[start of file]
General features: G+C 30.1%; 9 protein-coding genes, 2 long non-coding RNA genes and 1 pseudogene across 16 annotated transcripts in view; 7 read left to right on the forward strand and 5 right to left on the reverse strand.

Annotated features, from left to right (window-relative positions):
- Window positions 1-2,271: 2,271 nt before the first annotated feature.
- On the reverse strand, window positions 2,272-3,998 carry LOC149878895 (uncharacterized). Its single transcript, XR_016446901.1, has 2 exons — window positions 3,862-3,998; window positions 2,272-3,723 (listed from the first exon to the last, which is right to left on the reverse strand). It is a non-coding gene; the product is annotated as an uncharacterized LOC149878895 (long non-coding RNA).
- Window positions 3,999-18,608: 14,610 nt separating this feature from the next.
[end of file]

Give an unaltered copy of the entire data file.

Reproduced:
General features: G+C 30.1%; 9 protein-coding genes, 2 long non-coding RNA genes and 1 pseudogene across 16 annotated transcripts in view; 7 read left to right on the forward strand and 5 right to left on the reverse strand.

Annotated features, from left to right (window-relative positions):
- Window positions 1-2,271: 2,271 nt before the first annotated feature.
- On the reverse strand, window positions 2,272-3,998 carry LOC149878895 (uncharacterized). Its single transcript, XR_016446901.1, has 2 exons — window positions 3,862-3,998; window positions 2,272-3,723 (listed from the first exon to the last, which is right to left on the reverse strand). It is a non-coding gene; the product is annotated as an uncharacterized LOC149878895 (long non-coding RNA).
- Window positions 3,999-18,608: 14,610 nt separating this feature from the next.